Mexican Concepts Remain a Foodservice Mainstay

The evolution of the Mexican foodservice segment mirrors that of Italian restaurants: an increased focus on regional, authentic ingredients and from-scratch preparation. Mexican foodservice operators across the board, from QSRs to fine dining restaurants, from chains to independents, continue to embrace these trends as their concepts evolve.

El Centro 4El Centro D.F.’s innovative tacos are the mainstay of its menu.Sales among the top Mexican restaurant chains totaled roughly $17.4 billion in 2013, a 6 percent increase from a year prior, according to Chicago-based market research firm Technomic. Taco Bell accounted for $7.8 billion of that total, with Chipotle second on the list at almost $3.2 billion.

Menus at Mexican-inspired concepts hinge on flavor and seasonings that typically add spice to a dish. "What we're seeing is a twist on things, like fire-roasted poblano pesto using grilled poblano peppers instead of basil or salads topped with queso blanco cheese instead of cheddar," says Dean Small, founder and managing partner of Synergy Restaurant Consultants, based in Laguna Niguel, Calif. "Dishes are being elevated by adding Hispanic ingredients."

Also, incorporating fresh cilantro or ingredients such as chicharrones (Mexican snack chips made of pork rinds) continues to grow in popularity.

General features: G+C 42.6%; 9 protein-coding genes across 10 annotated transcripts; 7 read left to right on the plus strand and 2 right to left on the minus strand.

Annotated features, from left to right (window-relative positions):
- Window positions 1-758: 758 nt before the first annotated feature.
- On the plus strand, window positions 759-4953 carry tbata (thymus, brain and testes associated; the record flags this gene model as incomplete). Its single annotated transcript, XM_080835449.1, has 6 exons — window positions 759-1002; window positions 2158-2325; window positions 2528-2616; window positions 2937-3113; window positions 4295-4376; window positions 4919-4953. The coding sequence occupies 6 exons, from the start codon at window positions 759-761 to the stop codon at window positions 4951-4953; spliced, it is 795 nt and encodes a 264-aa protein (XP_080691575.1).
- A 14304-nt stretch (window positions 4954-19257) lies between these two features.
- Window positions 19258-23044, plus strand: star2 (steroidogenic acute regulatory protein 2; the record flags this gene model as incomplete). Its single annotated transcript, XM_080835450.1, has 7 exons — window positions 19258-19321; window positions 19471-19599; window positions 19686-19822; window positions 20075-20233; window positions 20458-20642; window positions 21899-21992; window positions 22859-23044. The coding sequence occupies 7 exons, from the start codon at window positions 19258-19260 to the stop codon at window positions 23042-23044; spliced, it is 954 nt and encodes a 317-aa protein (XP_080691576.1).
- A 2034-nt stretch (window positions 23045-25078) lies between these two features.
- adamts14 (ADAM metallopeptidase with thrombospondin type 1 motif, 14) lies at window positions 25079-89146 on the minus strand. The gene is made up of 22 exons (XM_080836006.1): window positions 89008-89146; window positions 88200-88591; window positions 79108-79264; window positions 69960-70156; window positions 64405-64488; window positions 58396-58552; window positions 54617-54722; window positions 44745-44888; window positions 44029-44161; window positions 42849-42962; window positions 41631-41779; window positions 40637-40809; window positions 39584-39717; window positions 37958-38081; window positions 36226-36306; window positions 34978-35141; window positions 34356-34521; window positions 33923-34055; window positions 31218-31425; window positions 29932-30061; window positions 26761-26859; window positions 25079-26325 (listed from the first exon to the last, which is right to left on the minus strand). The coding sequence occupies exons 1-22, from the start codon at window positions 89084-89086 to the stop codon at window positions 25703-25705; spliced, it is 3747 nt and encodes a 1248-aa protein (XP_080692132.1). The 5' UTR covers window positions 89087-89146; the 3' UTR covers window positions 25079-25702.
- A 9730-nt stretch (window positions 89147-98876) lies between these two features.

On the beverage side, flavored water — called agua fresca — is becoming increasingly popular in these operations as a substitute to soft drinks. "This combines watermelon, cantaloupe or pineapple juice with an agave-type sweetener," Small says. "People perceive these beverages to be fresh, authentic, unusual and healthy."

The Mexican segment depends on foodservice equipment that can help culinary staff prepare from-scratch items. One such example is the grills cooks use to prepare homemade tortillas. "This makes a huge impression when it is homemade," Small says.

Another common equipment theme centers on flexible items that can address a variety of production tasks for these diverse menus. "An example is the combi oven, which allows restaurants to cook beans, rice and carnitas," Small says. "These units are very versatile."

As more Mexican-inspired chains evolve, a growing number look to incorporate wood-broiled items on their menus, which requires a wood broiler or smoke oven. Often, restaurants will place this type of equipment close to the front of the kitchen to provide enticing aromas. "Due to the emissions from this equipment, it can be an expensive proposition, but adding a wood flavor to foods goes a long way," Small says.

Key Equipment

  • Ranges
  • Planchas
  • Convection ovens
  • Griddles
  • Grills
  • Fryers
  • Walk-ins
  • Reach-ins
  • Refrigerated prep tables
  • Steam wells

E&S Considerations

  • Durability: Equipment used to prepare Mexican food can experience a great deal of wear and tear due to high volumes. Heavy-duty units can better withstand hard-core use.
  • Size: Operators in this segment seek units that can help conserve space in the back of house and that are less costly.
  • Efficiency: Speed of service is key with Mexican food, so equipment that can keep the pace with quick recovery is preferable.
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